Heading on a hot holiday? Looking forward to the beach and fancy drinks? If so, you may need a vaccination, depending on the area you’re traveling to. The truth is, foreign countries often face issues that you may not encounter at home. To reduce your risk, be aware and take the correct precautionary steps.
What Are Travel Vaccinations?
You may be hesitant to get vaccinated, simply because you don’t know what you’re being exposed to. Also known as immunizations, the shots you get before you travel, can significantly reduce your risk of health complications during and after your trip.
These vaccinations work by exposing your body to specific ‘germs’ that relate to specific diseases. Of course, you cannot get the disease itself from a vaccination because when injected with bacteria or a virus, the disease is essentially dead or so weak that it will not have any lasting effects.
Once exposed, your body works hard to create antibodies — proteins used by your immune system to protect you against various illnesses. That way, if you’re ever exposed to the illness, your body will be able to protect you. Being safe and effective, vaccines are highly recommended — even when they’re not required.
When Should You Get Vaccinated?
The answer to this question is not a simple one. There are a number of factors involved, including, your own personal vaccination history, the locations you’ll be traveling to, and current risks. To best protect yourself, you should ask your doctor or visit a travel medical clinic around 4-6 weeks before your travel date.
When you are vaccinated, it takes time for your body to naturally build up an immunity. Meaning, the sooner you seek the required vaccination(s), the better. Even if you’re leaving last-minute, it doesn’t hurt to check in regarding possible preventative measures or to see if any last-minute vaccines are available.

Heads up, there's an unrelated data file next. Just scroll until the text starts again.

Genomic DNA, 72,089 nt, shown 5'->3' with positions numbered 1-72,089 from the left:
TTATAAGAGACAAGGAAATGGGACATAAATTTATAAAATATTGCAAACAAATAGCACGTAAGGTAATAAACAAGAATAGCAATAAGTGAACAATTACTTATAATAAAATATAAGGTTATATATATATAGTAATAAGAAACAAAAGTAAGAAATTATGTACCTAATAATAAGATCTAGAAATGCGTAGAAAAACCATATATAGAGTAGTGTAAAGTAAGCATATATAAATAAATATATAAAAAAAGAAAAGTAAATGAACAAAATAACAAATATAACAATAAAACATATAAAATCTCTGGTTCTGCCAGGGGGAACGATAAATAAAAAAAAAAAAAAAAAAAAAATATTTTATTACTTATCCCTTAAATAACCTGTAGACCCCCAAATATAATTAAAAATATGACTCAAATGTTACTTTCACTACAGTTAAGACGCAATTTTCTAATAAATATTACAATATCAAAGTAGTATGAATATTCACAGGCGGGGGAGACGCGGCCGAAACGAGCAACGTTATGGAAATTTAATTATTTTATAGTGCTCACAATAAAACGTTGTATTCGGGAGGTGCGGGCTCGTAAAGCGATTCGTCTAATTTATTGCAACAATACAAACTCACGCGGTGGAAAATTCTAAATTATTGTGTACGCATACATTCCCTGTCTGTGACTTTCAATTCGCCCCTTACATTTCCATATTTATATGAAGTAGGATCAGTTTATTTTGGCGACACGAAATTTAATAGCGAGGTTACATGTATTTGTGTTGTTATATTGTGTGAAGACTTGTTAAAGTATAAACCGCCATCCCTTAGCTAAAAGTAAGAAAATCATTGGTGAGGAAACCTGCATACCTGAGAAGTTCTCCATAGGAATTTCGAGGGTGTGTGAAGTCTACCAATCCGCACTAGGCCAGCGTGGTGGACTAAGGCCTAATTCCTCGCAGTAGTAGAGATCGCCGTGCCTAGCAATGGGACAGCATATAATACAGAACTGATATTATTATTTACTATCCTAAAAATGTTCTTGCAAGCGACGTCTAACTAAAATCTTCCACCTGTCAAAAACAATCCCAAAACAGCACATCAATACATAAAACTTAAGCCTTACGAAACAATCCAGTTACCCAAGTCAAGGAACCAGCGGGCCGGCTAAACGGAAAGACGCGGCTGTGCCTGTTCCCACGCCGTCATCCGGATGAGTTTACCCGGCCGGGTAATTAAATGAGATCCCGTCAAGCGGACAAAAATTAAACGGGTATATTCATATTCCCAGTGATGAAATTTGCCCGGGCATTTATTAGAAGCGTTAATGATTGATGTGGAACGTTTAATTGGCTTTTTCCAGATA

In terms of your location, travel vaccinations tend to be categorized into the following:
- Routine — These are standard immunizations that are recommended for both children and adults. These include immunizations, such as tetanus or measles. Although incidents are rare, it never hurts to protect yourself.
- Recommended — If you are traveling somewhere that is high risk, you should seek vaccinations. Also, this will help reduce the spread of diseases.
- Required — Based on International Health Regulations, the only required vaccination is for yellow fever, before traveling to specific sub-Saharan Africa and tropical South America.
Although a vaccination may not be required, that does not mean that you should avoid it. Preventative measures always trump required treatment. In many cases, recommended vaccinations are meant to protect you from illnesses that are common in that area. This can also be based on what time of year you’re traveling, your age, health status, and more.
Overall, vaccinations are recommended on an individual basis, which is why you should personally inquire. When treated with a vaccine, you can prevent the following travel-related diseases:
- Hepatitis A
- Hepatitis B
- Typhoid and paratyphoid
- Meningococcal disease
- Yellow fever
- Japanese encephalitis
If you currently take medications, such as blood pressure or diabetes medications, check with your doctor before getting immunized. This will help you avoid any complications due to potential interactions. When you do go see your doctor, have everything ready — your immunization history, your itinerary, and even your medical history.
At the end of the day, it’s up to whether or not you get vaccinated. Of course, basic hygiene will be very important. From food-borne to air-borne illnesses, always make sure you wash your hands before eating and always ensure the drinking water is safe.
When you’re in countries with insect-borne diseases, it’s imperative that you take precautionary measures. Wear repellent and proper clothing while in regions that carry a high risk of malaria. Nothing is more important than education, so just be aware of where you’re going, what the risks are, and what you can do to protect yourself.